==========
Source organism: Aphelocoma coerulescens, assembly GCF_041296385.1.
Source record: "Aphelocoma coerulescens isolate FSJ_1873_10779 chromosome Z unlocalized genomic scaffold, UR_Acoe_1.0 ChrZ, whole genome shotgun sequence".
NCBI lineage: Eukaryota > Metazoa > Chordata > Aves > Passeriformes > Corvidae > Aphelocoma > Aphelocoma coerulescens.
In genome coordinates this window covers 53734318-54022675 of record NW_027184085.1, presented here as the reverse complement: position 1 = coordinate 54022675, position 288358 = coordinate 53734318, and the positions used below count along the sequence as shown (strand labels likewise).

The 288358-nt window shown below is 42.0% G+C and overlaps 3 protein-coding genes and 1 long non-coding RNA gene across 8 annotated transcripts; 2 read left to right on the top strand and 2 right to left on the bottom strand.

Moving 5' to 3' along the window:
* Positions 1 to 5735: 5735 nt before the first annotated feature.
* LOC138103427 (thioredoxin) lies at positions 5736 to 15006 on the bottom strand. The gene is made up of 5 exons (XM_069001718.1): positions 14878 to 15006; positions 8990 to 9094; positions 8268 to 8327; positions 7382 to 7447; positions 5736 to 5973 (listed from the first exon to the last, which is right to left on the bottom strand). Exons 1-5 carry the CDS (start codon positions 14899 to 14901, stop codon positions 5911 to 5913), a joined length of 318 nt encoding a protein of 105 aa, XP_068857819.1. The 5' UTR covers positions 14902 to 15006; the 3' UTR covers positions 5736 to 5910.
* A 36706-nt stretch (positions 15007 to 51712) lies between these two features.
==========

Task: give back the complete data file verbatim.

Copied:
Source organism: Aphelocoma coerulescens, assembly GCF_041296385.1.
Source record: "Aphelocoma coerulescens isolate FSJ_1873_10779 chromosome Z unlocalized genomic scaffold, UR_Acoe_1.0 ChrZ, whole genome shotgun sequence".
NCBI lineage: Eukaryota > Metazoa > Chordata > Aves > Passeriformes > Corvidae > Aphelocoma > Aphelocoma coerulescens.
In genome coordinates this window covers 53734318-54022675 of record NW_027184085.1, presented here as the reverse complement: position 1 = coordinate 54022675, position 288358 = coordinate 53734318, and the positions used below count along the sequence as shown (strand labels likewise).

The 288358-nt window shown below is 42.0% G+C and overlaps 3 protein-coding genes and 1 long non-coding RNA gene across 8 annotated transcripts; 2 read left to right on the top strand and 2 right to left on the bottom strand.

Moving 5' to 3' along the window:
* Positions 1 to 5735: 5735 nt before the first annotated feature.
* LOC138103427 (thioredoxin) lies at positions 5736 to 15006 on the bottom strand. The gene is made up of 5 exons (XM_069001718.1): positions 14878 to 15006; positions 8990 to 9094; positions 8268 to 8327; positions 7382 to 7447; positions 5736 to 5973 (listed from the first exon to the last, which is right to left on the bottom strand). Exons 1-5 carry the CDS (start codon positions 14899 to 14901, stop codon positions 5911 to 5913), a joined length of 318 nt encoding a protein of 105 aa, XP_068857819.1. The 5' UTR covers positions 14902 to 15006; the 3' UTR covers positions 5736 to 5910.
* A 36706-nt stretch (positions 15007 to 51712) lies between these two features.